Small ball is no longer the wave of the future – it’s the wave of the present. The 80’s and 90’s featured brawny, bruising power forwards who could soak up punishment in the post, clean the glass, and protect the paint as weak side shot blockers. In a game dominated by giants, power forwards were the centers’ sidekicks. Even the beginning of the 21st century saw the San Antonio Spurs’ “Twin Towers” follow the same frontcourt structure that had held sway throughout the league’s existence.Continue reading “The Best Defensive Power Forwards in the NBA”
In the last installment of this series, we evaluated the best defensive shooting guards. We noted that the shooting guard group is crucial in the modern NBA due to the advantages gained by employing versatile defenders capable of stopping opponents of different sizes and skill sets. The same rationale applies for the players in the “small forward” bin using basketball-reference.com’s play-by-play position designations. When compared with the previous group, the main difference is that the small forwards are larger. (perhaps we should start calling them “big wings”?)
Wings, whether they are categorized as “shooting guards” or “small forwards,” exhibit greater spread in the defensive load they carry than other position groups do.
While the median values are relatively consistent across positions, wings have a wider distribution than other positions. Raw defensive load for wings can range from very high (>15 ppg) to very low (<6 ppg). Other positions, especially interior defenders, have much more compressed distributions.Continue reading “The Best Defensive Small Forwards in the NBA”
The NBA changes as rapidly as the seasons, and the league is heading toward a greater and greater reliance on versatile perimeter players. The prevalence of 3-pointers, combined with the emergence of bigger primary ball handlers replacing some of the smaller “point guards” of previous eras, has resulted in a single mandate for NBA defenses: to find defenders who are big enough and quick enough to guard anyone.Continue reading “Who Are the Best Defensive Shooting Guards in the League?”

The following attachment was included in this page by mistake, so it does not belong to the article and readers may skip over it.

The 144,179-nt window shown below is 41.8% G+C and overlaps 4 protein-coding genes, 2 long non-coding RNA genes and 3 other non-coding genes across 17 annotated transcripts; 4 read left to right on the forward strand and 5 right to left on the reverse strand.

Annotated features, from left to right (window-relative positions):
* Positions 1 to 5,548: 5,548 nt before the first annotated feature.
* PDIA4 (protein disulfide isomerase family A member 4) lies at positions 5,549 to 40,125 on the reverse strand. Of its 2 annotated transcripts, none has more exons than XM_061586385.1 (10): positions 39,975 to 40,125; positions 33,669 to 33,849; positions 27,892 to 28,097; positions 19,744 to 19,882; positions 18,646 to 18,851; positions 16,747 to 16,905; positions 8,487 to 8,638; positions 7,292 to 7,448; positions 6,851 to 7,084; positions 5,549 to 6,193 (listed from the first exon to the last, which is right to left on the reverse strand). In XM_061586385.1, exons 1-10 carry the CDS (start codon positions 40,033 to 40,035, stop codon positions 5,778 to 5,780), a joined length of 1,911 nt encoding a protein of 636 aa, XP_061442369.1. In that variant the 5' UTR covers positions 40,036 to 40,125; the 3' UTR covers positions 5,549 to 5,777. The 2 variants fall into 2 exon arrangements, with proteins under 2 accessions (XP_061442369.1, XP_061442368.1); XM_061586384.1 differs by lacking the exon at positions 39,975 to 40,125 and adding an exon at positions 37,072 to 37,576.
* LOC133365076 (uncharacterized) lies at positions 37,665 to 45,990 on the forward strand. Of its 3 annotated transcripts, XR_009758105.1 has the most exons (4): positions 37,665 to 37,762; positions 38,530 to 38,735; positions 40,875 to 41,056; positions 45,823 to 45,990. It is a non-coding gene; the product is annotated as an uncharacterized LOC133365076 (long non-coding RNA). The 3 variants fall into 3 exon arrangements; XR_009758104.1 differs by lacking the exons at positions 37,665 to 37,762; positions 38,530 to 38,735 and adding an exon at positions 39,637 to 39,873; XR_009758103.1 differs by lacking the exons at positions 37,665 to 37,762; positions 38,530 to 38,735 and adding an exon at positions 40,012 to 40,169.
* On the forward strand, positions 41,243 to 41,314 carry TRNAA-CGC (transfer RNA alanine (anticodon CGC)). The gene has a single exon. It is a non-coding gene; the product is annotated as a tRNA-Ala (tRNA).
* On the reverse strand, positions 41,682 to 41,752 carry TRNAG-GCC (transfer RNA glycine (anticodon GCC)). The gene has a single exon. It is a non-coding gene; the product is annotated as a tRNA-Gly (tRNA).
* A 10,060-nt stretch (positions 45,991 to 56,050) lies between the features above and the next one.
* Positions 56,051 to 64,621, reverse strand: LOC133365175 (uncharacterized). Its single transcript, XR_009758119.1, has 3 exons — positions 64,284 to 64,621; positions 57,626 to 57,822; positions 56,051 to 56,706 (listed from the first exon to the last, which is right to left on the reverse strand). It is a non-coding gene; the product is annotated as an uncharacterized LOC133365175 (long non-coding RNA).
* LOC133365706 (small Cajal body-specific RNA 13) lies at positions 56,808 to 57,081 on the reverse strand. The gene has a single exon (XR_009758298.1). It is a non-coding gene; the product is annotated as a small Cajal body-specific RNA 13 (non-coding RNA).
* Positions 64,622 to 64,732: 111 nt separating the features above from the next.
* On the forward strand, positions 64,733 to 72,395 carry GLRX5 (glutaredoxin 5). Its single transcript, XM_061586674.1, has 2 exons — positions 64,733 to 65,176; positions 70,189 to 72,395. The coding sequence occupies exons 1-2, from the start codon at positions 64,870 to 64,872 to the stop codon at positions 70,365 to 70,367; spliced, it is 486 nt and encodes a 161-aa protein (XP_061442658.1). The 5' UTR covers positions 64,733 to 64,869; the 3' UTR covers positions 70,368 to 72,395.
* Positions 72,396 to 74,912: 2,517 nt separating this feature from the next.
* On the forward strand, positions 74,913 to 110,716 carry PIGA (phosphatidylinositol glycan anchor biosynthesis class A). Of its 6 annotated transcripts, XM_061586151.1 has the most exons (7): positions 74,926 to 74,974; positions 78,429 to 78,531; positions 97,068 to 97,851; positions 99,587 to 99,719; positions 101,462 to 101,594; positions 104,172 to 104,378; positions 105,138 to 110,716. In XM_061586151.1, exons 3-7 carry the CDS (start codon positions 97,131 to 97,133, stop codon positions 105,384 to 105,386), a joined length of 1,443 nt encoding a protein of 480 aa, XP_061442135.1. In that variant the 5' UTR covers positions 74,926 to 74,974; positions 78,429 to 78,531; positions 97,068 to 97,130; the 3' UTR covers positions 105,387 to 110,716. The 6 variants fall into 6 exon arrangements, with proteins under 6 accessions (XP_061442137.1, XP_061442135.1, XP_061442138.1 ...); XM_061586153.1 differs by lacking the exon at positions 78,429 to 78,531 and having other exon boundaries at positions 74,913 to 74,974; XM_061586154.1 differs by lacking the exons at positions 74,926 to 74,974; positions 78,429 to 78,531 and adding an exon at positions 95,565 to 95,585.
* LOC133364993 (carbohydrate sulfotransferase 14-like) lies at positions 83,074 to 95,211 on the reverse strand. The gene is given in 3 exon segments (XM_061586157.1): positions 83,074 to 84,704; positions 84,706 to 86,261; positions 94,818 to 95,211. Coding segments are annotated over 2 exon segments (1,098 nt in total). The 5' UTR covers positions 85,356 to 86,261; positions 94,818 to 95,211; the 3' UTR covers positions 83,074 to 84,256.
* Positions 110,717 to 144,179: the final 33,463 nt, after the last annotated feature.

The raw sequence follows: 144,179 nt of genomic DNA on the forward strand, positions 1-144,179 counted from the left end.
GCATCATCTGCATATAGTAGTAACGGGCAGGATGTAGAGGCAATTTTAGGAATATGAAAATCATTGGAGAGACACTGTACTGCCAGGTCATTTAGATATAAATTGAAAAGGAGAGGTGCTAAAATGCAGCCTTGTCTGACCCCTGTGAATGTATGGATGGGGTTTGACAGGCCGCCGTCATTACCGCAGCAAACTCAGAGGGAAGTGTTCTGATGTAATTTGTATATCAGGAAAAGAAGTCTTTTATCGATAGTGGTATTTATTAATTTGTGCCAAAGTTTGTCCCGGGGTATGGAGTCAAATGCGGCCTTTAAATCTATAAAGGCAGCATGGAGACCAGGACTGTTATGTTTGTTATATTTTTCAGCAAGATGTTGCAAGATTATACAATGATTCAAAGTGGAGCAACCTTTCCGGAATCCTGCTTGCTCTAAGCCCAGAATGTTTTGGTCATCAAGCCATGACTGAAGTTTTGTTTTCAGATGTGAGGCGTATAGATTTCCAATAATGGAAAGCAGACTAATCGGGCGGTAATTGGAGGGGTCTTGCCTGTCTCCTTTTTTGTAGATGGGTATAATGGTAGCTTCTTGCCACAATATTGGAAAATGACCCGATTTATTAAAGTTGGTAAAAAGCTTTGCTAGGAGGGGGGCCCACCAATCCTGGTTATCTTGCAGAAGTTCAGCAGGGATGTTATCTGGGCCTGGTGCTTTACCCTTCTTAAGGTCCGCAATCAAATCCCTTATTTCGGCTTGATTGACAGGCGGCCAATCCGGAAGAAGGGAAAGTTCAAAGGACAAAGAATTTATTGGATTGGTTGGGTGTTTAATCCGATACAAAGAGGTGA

If there’s one thing we know about defensive statistics in the NBA, it’s that steals don’t mean squat. James Harden was second in the league in steals per game last year, and Andre Drummond was eighth. This was not merely an illusion created by the two playing lots of minutes, as both ranked within the top 20 in the league in steals per 36 minutes. In 2016-17, Manu Ginobili and T.J. McConnell were first and second in the league, respectively, in steals per 36 minutes. Steph Curry and Nerlens Noel were both in the top seven in the league in 2015-16, while the same two players along with Pablo Prigioni all ranked in the top eight in the league the previous season. Andray Blatche was eighth in the league in steals per 36 in 2012-13. The illusion extends back as far as steals go in the statistical record.
The Real Reasons Why Steals Don’t Mean Squat
These examples are merely anecdotal evidence, though; what really makes steals unreliable indicators of defensive performance are the many different chains of events which can lead to a player being credited with a steal in the box score. Many of those sequences involve plays made by teammates of the player who gets credit for the steal. Any observer can recognize these plays when they happen: tipped passes, saves on balls headed out of bounds, instances in which an on-ball defender pokes the ball away from the dribbler and another defender grabs the loose ball, traps, double teams, errant passes caused by pressure on the ballhandler, etc. Sometimes a steal is the result of a phenomenal play by one defender, but oftentimes a steal is the result of one player disrupting the offense and another player recovering the ball. Steals create an immediate problem of attribution; the player who gets credit for the steal is not always the player who truly created the turnover.Continue reading “Steals Don’t Mean Squat”